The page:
Thursday, July 30, 2009

Nanny Goes Federal to Ban Text Messaging While Driving

The Democrat nannies are on the loose, run amok, busting out the time-worn federal funds withholding extortion to hammer the states into compliance with their latest federal fetish to control our daily habits and activities.

Is there no end to the mass control freak mentality of this ilk? What's next? Mandating cars have ignition shutoff sensors triggered by use of a mobile device inside the vehicle?

Hell, why all makes sense in service to sating nanny's whims, so nanny can make use all feel safe and happy (and nanny's helpers nicely bloated with traffic fine revenues, btw).

Lawmakers want ban on texting while driving

The Associated Press - Wed., July 29, 2009

WASHINGTON - Democratic lawmakers called for states to ban texting while driving or face cuts in highway funds, citing the need to reduce driver distraction and potential highway deaths and injuries.

"When drivers have their eyes on their cell phones instead of the road, the results can be dangerous and even deadly," said Sen. Charles Schumer, D-N.Y., who unveiled the legislation Wednesday with Democrats Robert Menendez of New Jersey, Mary Landrieu of Louisiana and Kay Hagan of North Carolina.

Fourteen states and the District of Columbia have passed laws making texting while driving illegal.

Some critics have questioned whether the laws could be enforced, whether there is enough data to warrant such bans, or if reckless driving statutes already cover texting behind the wheel.

Steve Largent, a former Oklahoma congressman who leads CTIA — The Wireless Association, said his organization supports "state legislative remedies to solve this issue. But simply passing a law will not change behavior. We also need to educate new and experienced drivers on the dangers of taking their eyes off the road and hands off the wheel."

The Governors Highway Safety Association, which represents state highway safety agencies, said it does not doubt the dangers of texting and driving but does not support a ban because it would be difficult to enforce.

"Highway safety laws are only effective if they can be enforced and if the public believes they will be ticketed for not complying. To date, that has not been the case with many cell phone restrictions," said Vernon Betkey, the highway safety association's chairman.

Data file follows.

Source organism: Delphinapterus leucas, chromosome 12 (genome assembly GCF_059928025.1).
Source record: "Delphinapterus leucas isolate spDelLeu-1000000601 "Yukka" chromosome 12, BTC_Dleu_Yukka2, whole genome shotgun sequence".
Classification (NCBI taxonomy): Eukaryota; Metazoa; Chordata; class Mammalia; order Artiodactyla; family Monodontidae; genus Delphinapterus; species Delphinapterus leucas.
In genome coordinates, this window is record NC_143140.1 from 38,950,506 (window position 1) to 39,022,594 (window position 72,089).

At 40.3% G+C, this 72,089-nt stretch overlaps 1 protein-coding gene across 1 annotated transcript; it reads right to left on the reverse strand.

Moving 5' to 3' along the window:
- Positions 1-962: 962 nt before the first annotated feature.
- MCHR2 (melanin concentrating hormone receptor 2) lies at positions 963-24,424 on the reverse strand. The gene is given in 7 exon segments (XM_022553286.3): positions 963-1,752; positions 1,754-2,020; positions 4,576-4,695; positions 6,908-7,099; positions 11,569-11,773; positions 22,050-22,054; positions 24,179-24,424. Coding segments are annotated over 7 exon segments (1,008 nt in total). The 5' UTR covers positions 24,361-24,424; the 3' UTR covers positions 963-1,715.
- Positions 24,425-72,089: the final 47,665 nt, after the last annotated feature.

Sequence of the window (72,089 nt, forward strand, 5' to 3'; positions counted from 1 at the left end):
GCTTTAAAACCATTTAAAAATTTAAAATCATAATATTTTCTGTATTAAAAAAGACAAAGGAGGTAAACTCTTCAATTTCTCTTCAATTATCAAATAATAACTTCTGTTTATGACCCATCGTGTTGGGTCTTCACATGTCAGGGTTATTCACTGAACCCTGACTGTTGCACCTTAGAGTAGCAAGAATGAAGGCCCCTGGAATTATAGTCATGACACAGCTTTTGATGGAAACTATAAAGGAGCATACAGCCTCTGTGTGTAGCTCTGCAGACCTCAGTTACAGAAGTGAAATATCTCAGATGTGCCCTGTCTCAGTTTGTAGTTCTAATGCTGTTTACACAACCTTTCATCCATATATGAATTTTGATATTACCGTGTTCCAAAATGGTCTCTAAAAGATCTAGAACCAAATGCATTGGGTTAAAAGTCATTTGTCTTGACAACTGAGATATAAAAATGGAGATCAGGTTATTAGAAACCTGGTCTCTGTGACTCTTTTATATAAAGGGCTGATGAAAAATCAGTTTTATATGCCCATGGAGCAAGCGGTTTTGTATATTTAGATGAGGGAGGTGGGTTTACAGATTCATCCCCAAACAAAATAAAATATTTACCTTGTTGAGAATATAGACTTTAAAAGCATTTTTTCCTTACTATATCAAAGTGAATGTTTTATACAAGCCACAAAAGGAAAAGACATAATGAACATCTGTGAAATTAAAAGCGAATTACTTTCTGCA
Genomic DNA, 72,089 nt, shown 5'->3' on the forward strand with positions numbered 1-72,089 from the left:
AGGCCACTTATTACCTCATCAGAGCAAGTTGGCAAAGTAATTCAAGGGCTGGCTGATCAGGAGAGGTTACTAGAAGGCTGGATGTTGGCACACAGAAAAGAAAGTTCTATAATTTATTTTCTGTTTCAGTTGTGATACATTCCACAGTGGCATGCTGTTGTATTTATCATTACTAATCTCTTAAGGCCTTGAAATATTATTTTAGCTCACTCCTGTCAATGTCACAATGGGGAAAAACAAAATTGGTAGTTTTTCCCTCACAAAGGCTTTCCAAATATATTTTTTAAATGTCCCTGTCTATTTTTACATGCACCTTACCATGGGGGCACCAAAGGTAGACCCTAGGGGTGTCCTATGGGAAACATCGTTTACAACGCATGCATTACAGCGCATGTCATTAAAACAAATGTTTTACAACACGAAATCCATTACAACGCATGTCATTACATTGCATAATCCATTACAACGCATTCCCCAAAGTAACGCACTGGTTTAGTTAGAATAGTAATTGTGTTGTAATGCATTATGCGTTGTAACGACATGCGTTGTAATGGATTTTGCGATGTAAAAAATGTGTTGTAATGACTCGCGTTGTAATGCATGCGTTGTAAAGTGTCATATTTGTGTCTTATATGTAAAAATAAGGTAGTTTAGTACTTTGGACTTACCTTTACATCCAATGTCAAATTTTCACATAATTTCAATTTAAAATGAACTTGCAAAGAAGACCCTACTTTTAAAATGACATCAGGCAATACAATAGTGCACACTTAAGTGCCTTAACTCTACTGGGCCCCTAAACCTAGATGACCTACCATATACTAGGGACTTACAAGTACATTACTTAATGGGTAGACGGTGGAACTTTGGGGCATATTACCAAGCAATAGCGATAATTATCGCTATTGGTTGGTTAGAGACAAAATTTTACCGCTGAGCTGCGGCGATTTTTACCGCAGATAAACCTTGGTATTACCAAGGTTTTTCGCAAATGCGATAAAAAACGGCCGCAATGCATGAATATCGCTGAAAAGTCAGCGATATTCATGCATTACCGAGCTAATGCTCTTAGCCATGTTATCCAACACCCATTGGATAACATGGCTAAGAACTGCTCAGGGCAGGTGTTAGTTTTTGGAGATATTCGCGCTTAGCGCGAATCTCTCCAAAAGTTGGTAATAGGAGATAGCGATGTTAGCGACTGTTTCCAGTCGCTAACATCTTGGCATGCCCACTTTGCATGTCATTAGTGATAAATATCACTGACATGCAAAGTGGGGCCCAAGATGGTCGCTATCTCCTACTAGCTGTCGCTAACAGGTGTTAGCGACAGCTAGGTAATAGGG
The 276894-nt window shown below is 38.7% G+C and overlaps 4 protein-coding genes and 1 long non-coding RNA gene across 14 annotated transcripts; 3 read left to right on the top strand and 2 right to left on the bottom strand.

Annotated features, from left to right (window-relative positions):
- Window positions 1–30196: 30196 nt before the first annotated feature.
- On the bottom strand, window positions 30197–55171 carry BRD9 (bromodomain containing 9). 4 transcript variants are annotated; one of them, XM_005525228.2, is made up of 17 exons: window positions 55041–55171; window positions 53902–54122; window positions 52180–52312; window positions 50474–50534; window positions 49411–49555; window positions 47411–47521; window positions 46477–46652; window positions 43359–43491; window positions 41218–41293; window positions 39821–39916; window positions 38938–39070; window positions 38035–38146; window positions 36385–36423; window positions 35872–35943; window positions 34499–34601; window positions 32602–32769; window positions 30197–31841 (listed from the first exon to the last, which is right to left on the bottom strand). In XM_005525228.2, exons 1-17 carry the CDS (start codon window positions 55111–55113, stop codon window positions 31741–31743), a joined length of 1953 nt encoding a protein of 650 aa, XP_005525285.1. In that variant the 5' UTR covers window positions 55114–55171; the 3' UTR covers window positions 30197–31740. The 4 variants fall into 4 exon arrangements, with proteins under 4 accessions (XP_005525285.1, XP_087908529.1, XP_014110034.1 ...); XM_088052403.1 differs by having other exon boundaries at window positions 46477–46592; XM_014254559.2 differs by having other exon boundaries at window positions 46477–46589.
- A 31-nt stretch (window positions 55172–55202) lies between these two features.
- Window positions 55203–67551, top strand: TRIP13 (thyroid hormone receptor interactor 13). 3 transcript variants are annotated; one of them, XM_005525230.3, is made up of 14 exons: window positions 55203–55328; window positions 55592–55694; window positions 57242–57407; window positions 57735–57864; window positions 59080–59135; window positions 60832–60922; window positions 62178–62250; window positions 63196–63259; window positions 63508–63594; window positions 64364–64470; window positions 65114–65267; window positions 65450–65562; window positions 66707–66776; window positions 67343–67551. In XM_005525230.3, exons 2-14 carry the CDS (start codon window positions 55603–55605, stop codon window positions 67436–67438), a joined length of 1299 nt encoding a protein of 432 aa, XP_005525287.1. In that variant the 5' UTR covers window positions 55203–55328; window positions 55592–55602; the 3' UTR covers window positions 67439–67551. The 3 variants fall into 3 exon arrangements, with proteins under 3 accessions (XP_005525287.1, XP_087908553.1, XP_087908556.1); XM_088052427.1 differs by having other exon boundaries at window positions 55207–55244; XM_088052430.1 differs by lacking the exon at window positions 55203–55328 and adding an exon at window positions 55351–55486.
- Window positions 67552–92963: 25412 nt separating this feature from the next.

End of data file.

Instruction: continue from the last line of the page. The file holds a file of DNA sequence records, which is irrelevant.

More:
The sheer irresponsibility of these people is breathtaking...threatening to endanger potentially 1,000,000's of motorists by denying traffic infrastructure funds (taken from the states in the first place to be doled back out by federal overseers) to maintain roads (interstate highways for starters), in order to punish the "states" (i.e. endanger every motorist using roads in those states) that dare refuse to have their traffic safety laws dictated from on-high by the likes of Chuckie Schumer (AH-NY)...

I guess the integrity of the nation's transportation infrastructure (that they argue is so neglected) isn't as important to nanny Schumer et al as asserting ham-fisted nit-picky control over the actions of every last motorist in the United States, based on little more than the extremely-rare exceptions, with little or no conclusive proof that the "problem" prompting such control is even an actual problem.

But alas, THINK OF THE CHILDREN! (All 300 million of us).


Mike W. said...

Why is the "solution" always to BAN whatever object or behavior those currently in power decide they don't like?

Frankly I'm disgusted they did a government study to conclude that texting while driving was dangerous. Like we really needed a government study to tell us that.

Ombudsman RSmitty said...

Hmm...tough issue. I certainly do not want to condone texting-while-driving by any means whatsoever and really don't have issue of it being illegal. That said, this federal bill is a bunch of crap. Taking away highway funds? Bull-freaking-crap.

Delaware Watch said...

I read that texting while driving is just as dangerous as driving while intoxicated. If the Feds said to states who had no laws against drunk driving "No bucks until you pass such laws," then I'd say Amen because those states are acting against the public interest. Therefore, if texting is just as dangerous as drving drunk, then I think the Feds making this condition is a great idea.

Steve Newton said...

Let's unpack the consequences of your position, Dana.

Federal highway funds pay for multiple safety-related issues on State roadways, from improved crash barriers to sobriety check points.

It is therefore your position that if a State disagrees with the Federal government over the propriety of safety measure X that an enlightened response is to refuse to fund all other safety measures?

Yep. That's enlightened paternalism from the progressive state, all right: government by blackmail.

Delaware Watch said...

"It is therefore your position that if a State disagrees with the Federal government over the propriety of safety measure X that an enlightened response is to refuse to fund all other safety measures?"

States disagree w/ an established fact? Your use of "disagree" is a monument to liberal hermeneutics. They might as well disagree that jumping off tall buildings is bad for your health.

That's just two examples found in less than a minute.

Tyler Nixon said...

They might as well disagree that jumping off tall buildings is bad for your health.

So should we expect federal anti-tall-building legislation, coming soon from a jackass near you?